The paintings starkly reveal the artist’s descent into dementia, as his world began to tilt, perspectives flattened and details melted away. His wife and his doctors said he seemed aware at times that technical flaws had crept into his work, but he could not figure out how to correct them.
“The spatial sense kept slipping, and I think he knew,” Professor Utermohlen said. A psychoanalyst wrote that the paintings depicted sadness, anxiety, resignation and feelings of feebleness and shame.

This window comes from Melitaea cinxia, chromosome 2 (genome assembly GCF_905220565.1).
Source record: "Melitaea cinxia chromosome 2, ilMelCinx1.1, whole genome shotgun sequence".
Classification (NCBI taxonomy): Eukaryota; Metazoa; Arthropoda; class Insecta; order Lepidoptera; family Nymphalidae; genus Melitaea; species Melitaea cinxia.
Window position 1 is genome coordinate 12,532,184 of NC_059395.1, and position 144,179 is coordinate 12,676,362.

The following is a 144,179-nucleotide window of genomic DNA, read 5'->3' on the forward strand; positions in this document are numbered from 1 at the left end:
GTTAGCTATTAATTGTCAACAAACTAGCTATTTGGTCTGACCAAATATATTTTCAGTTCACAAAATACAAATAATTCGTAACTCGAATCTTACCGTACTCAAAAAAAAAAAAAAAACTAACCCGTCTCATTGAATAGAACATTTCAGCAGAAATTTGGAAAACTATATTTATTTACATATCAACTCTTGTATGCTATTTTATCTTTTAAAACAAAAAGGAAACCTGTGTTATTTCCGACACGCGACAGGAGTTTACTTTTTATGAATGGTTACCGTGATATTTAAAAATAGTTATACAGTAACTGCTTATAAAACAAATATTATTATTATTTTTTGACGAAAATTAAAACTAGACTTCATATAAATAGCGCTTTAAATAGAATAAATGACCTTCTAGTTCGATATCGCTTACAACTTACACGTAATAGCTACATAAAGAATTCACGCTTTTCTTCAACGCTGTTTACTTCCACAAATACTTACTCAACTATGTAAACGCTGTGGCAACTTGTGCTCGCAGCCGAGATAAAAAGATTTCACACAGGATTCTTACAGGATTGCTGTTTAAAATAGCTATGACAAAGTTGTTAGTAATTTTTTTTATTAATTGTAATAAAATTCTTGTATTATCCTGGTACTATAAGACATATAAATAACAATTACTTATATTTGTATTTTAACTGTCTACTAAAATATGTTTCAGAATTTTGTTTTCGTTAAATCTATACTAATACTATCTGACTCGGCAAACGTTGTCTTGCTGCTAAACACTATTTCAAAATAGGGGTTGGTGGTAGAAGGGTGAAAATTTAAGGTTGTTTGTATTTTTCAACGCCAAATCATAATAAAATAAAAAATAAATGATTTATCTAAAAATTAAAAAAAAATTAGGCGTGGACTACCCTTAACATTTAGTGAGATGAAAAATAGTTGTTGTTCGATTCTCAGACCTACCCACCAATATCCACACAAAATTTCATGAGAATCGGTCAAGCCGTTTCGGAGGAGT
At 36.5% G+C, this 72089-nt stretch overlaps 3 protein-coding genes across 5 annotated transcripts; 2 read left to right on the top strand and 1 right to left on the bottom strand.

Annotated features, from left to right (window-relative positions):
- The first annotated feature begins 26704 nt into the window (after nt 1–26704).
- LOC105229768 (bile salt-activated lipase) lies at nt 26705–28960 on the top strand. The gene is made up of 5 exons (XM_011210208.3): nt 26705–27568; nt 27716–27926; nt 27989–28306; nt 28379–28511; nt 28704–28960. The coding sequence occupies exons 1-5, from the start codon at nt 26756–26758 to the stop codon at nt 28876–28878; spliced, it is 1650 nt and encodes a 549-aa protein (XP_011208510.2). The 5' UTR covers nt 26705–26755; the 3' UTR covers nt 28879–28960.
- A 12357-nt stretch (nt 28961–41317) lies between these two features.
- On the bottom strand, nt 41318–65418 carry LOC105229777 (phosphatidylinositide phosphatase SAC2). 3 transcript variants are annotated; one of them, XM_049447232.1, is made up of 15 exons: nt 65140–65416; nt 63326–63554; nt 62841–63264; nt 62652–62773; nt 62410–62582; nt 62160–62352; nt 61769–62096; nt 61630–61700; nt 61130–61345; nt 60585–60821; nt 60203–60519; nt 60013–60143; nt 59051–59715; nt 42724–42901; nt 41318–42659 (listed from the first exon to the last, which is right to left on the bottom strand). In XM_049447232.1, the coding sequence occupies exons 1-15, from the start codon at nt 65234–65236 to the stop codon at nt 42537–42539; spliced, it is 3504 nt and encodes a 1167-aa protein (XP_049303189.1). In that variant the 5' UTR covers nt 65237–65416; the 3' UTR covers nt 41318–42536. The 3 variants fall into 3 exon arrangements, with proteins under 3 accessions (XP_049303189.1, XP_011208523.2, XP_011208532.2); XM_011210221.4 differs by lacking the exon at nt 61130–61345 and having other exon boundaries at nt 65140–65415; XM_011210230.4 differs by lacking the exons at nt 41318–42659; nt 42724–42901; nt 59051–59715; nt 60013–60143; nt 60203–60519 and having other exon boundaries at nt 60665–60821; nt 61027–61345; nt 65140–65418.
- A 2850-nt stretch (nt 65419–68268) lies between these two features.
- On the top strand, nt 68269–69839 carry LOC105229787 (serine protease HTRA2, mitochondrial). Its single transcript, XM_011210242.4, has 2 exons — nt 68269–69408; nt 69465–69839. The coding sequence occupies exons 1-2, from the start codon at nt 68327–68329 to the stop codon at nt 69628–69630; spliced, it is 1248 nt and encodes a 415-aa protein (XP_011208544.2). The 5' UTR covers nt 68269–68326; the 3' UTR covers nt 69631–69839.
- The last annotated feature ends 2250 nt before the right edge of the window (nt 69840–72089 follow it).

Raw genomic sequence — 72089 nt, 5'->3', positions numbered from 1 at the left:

Dr. Bruce Miller, a neurologist at the University of California, San Francisco, who studies artistic creativity in people with brain diseases, said some patients could still produce powerful work.
“Alzheimer’s affects the right parietal lobe in particular, which is important for visualizing something internally and then putting it onto a canvas,” Dr. Miller said. “The art becomes more abstract, the images are blurrier and vague, more surrealistic. Sometimes there’s use of beautiful, subtle color.”